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A Practical Commentary On Holy Scripture by Frederick Justus Knecht D.D.

[Acts 9:32–43]

AFTER the conversion of Saul, the Church enjoyed peace for a while throughout Judæa and Samaria and Galilee. Peter went about among the faithful, making a general visitation, encouraging and confirming them in the faith. During this journey he performed two great miracles.

At Lydda there was a man, named Eneas, who had kept his bed for eight years, being afflicted with palsy. Peter said to him: “Eneas, the Lord Jesus Christ healeth thee. Arise, and make thy bed!” Immediately he arose. Seeing this great miracle, all the inhabitants of Lydda were converted to the Lord.

While Peter remained at Lydda, he was sent for in haste by some of the disciples in Joppe, not far distant, because a certain holy woman, named Tabitha, had just died there.

Peter, rising quickly, went to Joppe. They brought him to an upper chamber, where Tabitha lay dead. Many poor widows stood around weeping, and showed him the garments which Tabitha had made for them. Peter was touched at the sight, and, ordering all to leave the room, he knelt down and prayed. Then, turning to the corpse, he said: “Tabitha, arise!” She opened her eyes, and when she saw Peter, sat up. The fame of this miracle converted very many to the Lord Jesus Christ1.

And Peter “abode many days in Joppe”, instructing those who were newly converted, and confirming them in their faith.

The meaning of “the Church”. When the disciples fled from Jerusalem on account of the persecution there, they proclaimed the Christian faith in many towns in Judæa, Galilee, and Samaria, and thus Christian communities sprang up in these towns. Now, in the story we have just been reading, it is said (Acts 9:31): “The Church had peace throughout all Judæa, and Galilee, and Samaria.” What is here meant by the word “Church”? Simply, all the Christian communities united under one Head. All Christian communities form together one great community, or communion, i. e. the Church.

The chief Pastorship of Peter. The account we have been reading shows us that St. Peter exercised a supervision over the whole Church. As chief pastor, he moved about, visiting the various churches or communities, so as to keep them in the unity of faith and practice, to administer the Sacrament of Confirmation, and to appoint pastors over every flock. St. Chrysostom writes thus about St. Peter’s journeys: “Peter moved to and fro among the churches, as a general moves about in his army, to prove and see what part is weak, and what part is prepared, and to discover where his presence is most required. Everywhere do we see him moving about, and everywhere placing himself at the head.”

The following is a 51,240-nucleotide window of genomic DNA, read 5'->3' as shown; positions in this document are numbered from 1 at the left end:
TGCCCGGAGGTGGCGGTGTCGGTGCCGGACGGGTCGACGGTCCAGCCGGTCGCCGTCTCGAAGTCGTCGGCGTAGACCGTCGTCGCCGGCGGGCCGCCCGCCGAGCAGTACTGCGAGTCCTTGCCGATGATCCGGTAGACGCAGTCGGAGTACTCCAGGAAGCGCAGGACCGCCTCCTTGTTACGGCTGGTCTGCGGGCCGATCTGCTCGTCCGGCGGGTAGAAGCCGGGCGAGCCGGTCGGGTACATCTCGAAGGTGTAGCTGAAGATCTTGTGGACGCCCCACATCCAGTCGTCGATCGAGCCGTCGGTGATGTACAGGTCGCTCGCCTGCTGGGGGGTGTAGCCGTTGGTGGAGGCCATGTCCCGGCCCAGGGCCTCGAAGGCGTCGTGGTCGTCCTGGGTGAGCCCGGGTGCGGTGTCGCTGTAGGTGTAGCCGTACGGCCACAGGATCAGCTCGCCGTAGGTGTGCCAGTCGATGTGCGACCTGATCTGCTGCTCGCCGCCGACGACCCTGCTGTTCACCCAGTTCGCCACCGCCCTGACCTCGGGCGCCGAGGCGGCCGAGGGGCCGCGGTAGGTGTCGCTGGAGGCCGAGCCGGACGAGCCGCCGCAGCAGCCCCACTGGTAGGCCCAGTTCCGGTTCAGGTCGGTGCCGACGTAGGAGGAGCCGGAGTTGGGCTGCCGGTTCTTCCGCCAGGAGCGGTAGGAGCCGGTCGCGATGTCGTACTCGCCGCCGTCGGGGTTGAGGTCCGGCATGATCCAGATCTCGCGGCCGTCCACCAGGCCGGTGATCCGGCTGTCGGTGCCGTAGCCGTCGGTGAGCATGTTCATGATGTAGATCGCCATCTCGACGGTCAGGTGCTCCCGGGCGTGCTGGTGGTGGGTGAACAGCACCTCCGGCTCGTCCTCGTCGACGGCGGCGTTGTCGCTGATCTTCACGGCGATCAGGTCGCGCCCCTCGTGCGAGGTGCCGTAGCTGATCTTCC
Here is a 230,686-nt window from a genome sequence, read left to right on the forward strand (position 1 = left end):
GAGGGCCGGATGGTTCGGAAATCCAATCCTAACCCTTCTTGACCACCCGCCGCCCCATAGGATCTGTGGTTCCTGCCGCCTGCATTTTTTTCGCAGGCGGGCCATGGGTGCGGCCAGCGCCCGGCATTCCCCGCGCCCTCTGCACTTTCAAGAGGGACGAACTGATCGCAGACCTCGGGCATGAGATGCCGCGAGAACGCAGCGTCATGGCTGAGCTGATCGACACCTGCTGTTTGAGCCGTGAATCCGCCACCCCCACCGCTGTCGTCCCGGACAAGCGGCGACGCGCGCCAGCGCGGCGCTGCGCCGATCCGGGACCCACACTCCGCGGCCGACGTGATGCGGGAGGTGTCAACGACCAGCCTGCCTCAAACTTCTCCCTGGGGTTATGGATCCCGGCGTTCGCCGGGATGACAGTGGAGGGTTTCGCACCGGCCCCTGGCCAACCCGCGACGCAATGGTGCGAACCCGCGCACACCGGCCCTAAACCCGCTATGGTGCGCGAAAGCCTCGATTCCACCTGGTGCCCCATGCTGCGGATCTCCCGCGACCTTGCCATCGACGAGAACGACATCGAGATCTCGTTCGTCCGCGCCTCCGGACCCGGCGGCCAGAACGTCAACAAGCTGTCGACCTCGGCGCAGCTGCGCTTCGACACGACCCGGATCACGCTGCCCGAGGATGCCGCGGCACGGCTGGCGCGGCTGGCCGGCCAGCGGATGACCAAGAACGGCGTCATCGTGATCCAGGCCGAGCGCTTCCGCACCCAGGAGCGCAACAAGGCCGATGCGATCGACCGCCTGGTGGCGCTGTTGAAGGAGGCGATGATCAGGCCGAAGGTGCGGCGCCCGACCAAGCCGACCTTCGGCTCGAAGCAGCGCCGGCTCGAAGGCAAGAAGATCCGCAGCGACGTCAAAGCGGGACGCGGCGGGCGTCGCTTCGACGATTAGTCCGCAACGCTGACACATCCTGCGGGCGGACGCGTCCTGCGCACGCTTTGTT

The object of miracles. Jesus worked these great miracles through Peter in order to show the world that He had sent Peter, and that the doctrine taught by him was divine and true. These miracles were the cause of the conversion of multitudes to the Christian faith.

The “Fear of God”, or the “Fear of the Lord” consists in this, that we fear to offend Almighty God by even one sin, because He hates and punishes sin. Fear of God proceeds from a living faith in the holiness and justice of God.

The Holy Ghost, the Comforter. The Holy Ghost consoles Christians by giving them a quiet conscience, peace of heart, joy in well-doing and patience under suffering; and by inspiring them with a confident hope of obtaining everlasting happiness.

Works of mercy. In Tabitha we come across one of the first of that great host of spouses of Christ, whose only family are His poor, and whose lives are one unbroken chain of holy practices and works of mercy (Reischl). We might justly call Tabitha the first Sister of Mercy. She was wealthy, but she did not live for the world, but loved our Lord with all her heart, and served Him in the person of His poor. She gave abundant alms and employed her time in making clothes for those in need. She devoted herself especially to the care of widows, as being the most forsaken and unprotected among the poor. To her we can apply the words of St. James (1:27): “Religion clean and undefiled before God and the Father is this, to visit the fatherless and the widows in their tribulation, and to keep oneself unspotted from the world.”

APPLICATION. A kind, generous heart like Tabitha’s is very beautiful. Look into your heart, and see whether it be selfish and self-seeking, or filled with love and compassion. Is it a pleasure to you to do good to others? Even if you are unable to give anything, still you can show kindness to the poor. You could always perform some little service for a widow, or visit the sick &c. Make a resolution not to let this day pass without performing some act of love towards your neighbour.








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